Or is it all in the eye of the beholder?
I had a philosophical discussion with a co-worker today about a Chinese restaurant menu that got shoved under everyone’s windshield wipers in the parking lot. I cited it as a prime example of guerrilla marketing gone wrong. I made my case by saying that the effort was untargeted (I, for example, hate Chinese food; therefore this offer is irrelevant to me). I could understand flyering someplace close by but this restaurant was hardly that. Plus they flyered an office with a huge dining center that is widely known to have decent food at unbeatable prices. Flyering any other lot in town would have been a better use your excess flyers.
I cite targeting as being a key distinction because that is what makes a marketing tactic like flyering unique and gives it the scrappy, strategic guerrilla-like quality. I was at a conference and a vendor flyered all of the attendees a rooms one morning with a special announcement. That’s great. Across the hall? No flyers because the vendor only targeted their audience with this relevant message. In my mind there was nothing targeted about this menu thing. It didn’t have proximity going for it (as I mentioned this place is across town). It wasn’t appealing based on who was parking in the lot (we have a cafeteria). All they had left were people who like Chinese food. I think you could target better.
But I believe it was Tevye that said, “On the other hand …” (Actually, it was my colleague Larry Miller who wished to remain anonymous. I shall refer to him as Chuck moving forward.)
Chuck said: Untargeted? Come now. Chinese food is a pretty ubiquitous food category. Why not carpet bomb parking lots of big employers? Plus employees of large offices have been known to keep menus on file for days when they feel like changing it up. And as direct marketing tells us, when you scale a program like this, only a handful need to convert to break even on the promotion (unless you print your menus on heavy, embossed stock and hire a Ph.D. to do your flyering).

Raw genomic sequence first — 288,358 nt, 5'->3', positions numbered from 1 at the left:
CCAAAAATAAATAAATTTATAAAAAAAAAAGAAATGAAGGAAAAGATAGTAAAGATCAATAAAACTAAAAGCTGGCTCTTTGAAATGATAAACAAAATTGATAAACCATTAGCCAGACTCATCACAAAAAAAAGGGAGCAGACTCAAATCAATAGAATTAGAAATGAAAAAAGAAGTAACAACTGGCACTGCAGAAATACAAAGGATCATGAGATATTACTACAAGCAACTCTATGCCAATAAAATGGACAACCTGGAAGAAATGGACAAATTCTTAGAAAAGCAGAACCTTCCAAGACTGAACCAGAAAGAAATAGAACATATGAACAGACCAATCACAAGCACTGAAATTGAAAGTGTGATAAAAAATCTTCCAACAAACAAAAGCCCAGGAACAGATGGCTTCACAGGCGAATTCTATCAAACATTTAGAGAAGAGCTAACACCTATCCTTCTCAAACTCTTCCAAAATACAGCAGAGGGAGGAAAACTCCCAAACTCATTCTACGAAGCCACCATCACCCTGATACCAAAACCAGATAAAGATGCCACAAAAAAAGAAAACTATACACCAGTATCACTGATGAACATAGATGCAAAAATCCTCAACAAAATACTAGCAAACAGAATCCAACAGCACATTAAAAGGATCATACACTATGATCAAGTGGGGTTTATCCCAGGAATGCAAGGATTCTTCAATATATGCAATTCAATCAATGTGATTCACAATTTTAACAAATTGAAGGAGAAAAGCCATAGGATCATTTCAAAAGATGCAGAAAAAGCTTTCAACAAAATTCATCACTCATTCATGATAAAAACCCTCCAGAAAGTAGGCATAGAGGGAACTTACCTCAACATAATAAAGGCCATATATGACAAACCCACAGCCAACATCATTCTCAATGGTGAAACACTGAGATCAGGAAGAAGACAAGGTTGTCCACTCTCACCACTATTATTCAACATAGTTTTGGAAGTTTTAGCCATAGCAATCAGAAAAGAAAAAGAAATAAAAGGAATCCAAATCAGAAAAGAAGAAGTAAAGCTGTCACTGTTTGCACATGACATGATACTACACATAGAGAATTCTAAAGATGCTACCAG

So am I right or is Chuck? Dunno. I’m just a marketer. I say that not as a cop out but in my almighty deference to trackable results. Could be this menu thing sends the restaurant through the roof. But to quote a book I just began, “you can’t manage what you don’t measure.” So in the end, flyer or don’t flyer. You don’t know for sure until you try it but you’ve got to track it so the next time the promo gets put on the table you have some results to make a more educated guess. NOTE: I didn’t suggest that you’d know for sure but that experience gives you some intelligence to make a more educated guess the next time. Happy marketing.
FREE MARKETING ADVICE:
Incidentally, if the Chinese restaurant was my client and was hell bent on flyering with their menus here’s what I’d do … Print off some mailing labels with a special offer/call to action: “Bring this menu in for a 10% discount on your meal.” That would be a simple, low-cost way to track your efforts and give you some insight into what’s working. But we want them to keep their menus! Great, hook them up with a new one when they redeem the offer. Or just let them take it back with them. (And so what if they reuse it? It’s still business that resulted from the sale.) But we want to flyer several different targets! How do we know which is which? Get different colored labels and color-code your targets. At the end of the day, you can track almost anything. And you should.